We four would stumble from bar to bar, admiring beautiful boys along the way, and everywhere that Mary went a fearless drag queen was sure to be found.
My favorite was Mona Foot—Black, badass, shady and known to do a 70s soul routine.
With her raunchy acts, bulging biceps, razor-sharp wit and eye shadow for days, she represented a freedom I had yet to realize existed. The kind where a Black guy wearing blue lipstick in a cute dress with a clutch purse was the butchest person in the room.
Her stage performances were mesmerizing—high kicks to make the Rockettes envious, and a metal bucket meant for tips hurled your way if you tried to start some shit.
From her I learned that a perfectly delivered turn of phrase had the same effect as a knife slit to the throat, and that a stiletto could be used to gouge an eye out if somebody got out of line.
“You’re so brave,” I said to her once. “I could never stab somebody with my shoe.”
She looked at me and said, “Trust me bitch. The day will come.”
If Mona taught me nothing else, it was resilience. The recognition that you’re stronger than you think, and perfectly within your right to strike a warrior pose and throw down if need be. If I could summon an ounce of the power I believed her to have, I knew I’d be alright.
One lazy summer afternoon, my then boyfriend and I stopped for fast food before heading to the movies in Chelsea—at the time the gayest place in all five boroughs. We settled into a corner booth to eat—a young couple in love and carefree—and leaned in for a kiss. Unscripted. Spontaneous. And then I heard a man’s voice.
“Get the f-ck out of here with that shit.”
I looked around, unsure where it came from.
“You’re disgusting,” the voice then said.
My boyfriend shifted in his seat. Then I saw the man. Two tables behind us. A few years older than me. Same build. Sitting with his wife and six- or seven-year-old son.
“Yeah you faggot. We don’t want to see that shit.”
My boyfriend grabbed my hand and suggested we leave. But in that moment, an energy flooded into me. A spirit. All the ME’s that had ever been bullied joined hands in a “Come to Jesus” moment, and whispered in my ear—Remember who you are. Remember your name. You are Robb Leigh Davis, of the House of Bitch Cutting.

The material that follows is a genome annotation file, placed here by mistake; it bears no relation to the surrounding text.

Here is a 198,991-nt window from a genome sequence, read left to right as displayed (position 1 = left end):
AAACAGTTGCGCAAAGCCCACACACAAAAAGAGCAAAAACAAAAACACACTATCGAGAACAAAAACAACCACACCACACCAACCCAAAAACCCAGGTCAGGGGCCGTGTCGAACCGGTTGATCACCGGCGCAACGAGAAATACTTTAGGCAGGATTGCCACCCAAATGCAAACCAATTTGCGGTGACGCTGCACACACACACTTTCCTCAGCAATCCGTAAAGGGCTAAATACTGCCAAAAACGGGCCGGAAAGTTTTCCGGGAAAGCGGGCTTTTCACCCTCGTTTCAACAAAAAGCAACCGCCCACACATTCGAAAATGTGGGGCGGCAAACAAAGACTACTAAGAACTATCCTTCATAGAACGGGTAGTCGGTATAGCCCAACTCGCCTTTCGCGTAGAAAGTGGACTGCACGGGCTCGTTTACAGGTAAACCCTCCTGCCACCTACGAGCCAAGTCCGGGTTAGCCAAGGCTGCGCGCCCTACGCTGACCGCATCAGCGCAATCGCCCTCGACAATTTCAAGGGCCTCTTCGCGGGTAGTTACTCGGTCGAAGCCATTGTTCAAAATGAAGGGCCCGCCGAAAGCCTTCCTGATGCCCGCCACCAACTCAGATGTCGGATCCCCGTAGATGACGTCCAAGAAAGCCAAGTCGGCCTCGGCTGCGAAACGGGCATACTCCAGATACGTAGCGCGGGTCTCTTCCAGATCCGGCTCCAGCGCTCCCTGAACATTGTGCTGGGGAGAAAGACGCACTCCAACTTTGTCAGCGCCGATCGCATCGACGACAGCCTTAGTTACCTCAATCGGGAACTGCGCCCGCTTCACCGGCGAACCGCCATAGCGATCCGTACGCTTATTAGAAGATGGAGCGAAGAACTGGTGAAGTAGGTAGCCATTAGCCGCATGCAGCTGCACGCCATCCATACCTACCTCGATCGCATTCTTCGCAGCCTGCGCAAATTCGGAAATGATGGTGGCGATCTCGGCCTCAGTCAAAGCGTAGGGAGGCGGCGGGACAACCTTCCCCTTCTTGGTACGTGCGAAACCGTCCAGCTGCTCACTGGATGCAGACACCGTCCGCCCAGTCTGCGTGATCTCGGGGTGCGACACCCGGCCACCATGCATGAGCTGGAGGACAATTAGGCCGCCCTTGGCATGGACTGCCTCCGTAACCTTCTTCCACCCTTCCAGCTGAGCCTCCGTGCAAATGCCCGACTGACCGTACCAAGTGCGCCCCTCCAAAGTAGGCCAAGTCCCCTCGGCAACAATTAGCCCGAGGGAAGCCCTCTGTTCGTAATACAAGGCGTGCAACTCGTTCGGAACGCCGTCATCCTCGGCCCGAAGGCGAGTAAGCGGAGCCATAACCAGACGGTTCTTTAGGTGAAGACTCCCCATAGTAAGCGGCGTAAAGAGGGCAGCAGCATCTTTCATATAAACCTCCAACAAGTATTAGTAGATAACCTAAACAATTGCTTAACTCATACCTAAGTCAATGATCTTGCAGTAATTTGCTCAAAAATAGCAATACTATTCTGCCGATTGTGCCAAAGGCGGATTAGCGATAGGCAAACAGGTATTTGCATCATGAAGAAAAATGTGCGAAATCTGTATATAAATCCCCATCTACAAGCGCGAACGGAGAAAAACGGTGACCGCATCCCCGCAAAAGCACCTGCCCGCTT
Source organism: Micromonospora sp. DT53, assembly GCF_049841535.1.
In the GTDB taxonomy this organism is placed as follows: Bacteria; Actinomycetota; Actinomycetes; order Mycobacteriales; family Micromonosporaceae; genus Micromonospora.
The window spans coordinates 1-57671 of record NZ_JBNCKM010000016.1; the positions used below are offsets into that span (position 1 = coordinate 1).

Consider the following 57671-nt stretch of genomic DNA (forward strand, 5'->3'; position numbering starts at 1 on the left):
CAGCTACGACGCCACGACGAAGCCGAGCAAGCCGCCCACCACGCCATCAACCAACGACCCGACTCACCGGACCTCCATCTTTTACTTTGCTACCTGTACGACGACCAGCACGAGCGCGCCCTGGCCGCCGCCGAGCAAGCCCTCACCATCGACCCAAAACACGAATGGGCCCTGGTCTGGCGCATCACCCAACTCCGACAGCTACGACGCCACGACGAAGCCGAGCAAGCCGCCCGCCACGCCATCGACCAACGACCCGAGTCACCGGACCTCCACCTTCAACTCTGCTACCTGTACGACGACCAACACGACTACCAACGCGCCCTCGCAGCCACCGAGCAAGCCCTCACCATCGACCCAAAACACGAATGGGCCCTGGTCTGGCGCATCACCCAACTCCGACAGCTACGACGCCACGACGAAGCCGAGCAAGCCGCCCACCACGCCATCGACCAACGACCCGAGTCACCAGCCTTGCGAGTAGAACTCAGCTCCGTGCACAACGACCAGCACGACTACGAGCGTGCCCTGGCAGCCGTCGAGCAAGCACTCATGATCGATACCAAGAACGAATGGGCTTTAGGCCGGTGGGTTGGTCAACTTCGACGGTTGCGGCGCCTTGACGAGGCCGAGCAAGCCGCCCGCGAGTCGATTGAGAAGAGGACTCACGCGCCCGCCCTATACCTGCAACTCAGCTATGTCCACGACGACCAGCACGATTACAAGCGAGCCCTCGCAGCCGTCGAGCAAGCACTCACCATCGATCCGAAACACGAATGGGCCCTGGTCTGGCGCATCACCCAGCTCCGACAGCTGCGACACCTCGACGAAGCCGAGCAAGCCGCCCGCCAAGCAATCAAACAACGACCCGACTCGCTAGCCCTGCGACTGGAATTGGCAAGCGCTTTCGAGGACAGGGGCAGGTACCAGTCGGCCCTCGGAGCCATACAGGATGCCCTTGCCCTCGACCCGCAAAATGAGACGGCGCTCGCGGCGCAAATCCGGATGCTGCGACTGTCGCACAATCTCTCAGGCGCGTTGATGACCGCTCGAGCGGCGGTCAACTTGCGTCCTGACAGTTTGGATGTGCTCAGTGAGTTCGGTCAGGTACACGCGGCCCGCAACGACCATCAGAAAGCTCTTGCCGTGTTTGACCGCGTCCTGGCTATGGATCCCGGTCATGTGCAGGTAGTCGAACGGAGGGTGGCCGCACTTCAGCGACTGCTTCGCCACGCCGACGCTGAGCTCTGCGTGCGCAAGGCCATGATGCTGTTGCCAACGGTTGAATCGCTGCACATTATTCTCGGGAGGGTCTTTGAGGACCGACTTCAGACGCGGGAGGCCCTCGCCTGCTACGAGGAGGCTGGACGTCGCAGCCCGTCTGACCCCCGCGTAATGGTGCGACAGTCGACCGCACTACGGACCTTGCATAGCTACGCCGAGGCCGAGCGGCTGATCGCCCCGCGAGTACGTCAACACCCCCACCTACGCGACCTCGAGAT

I stood up, removed my earring and got into full-on warrior pose. My heart was racing. I looked him dead in his eyes and said, “F-ck you.”
Then all hell broke loose. Side dishes flew everywhere. Macaroni and cheese in this corner, potato salad over there. Bits of white rice and brown gravy scattered across the floor. The guy’s wife cheering him on. His kid looked genuinely frightened, and for a moment I felt sad that he was about to witness his daddy getting his ass kicked.
My boyfriend did his best to stand between us but this was a battle to the death, and the man and I were determined to leave a devastating mark on each other. RuPaul’s Drag Race didn’t exist yet, and ‘lip synching for your life’ wasn’t a thing, but it was that level of combat. If I knew how to do a split I would have.
The manager came running and finally separated us. To my shock, he surveyed the situation and apologized—to us. I don’t know if he was gay, had dealt with this guy before, or it was the end of his shift and he just wanted to go home. But he made them leave.
The rarity of that gesture at that moment in time wasn’t lost on me. Someone had defended my sexuality.
We sat and finished eating—my boyfriend trying to decipher who this person was sitting across from him, while an old lady who had been busy de-boning a chicken leg gave me a thumbs up. It was only then I realized the whole room had been watching.
It was a moment I’d have been proud to go viral.
Eventually we left. I didn’t know if the bully would be waiting, but a Black drag queen had taught me well and I was ready regardless. When we walked out, he was nowhere to be found. I heard my boyfriend’s sigh of relief.
And on that afternoon, sunset approaching, I stepped into the night air beaming with a renewed sense of pride. Memories of the eleven-year-old me flooded my mind and I felt stronger than I’d ever imagined.
Never in a million years would he have pictured this moment, but I know now he had my back the whole time.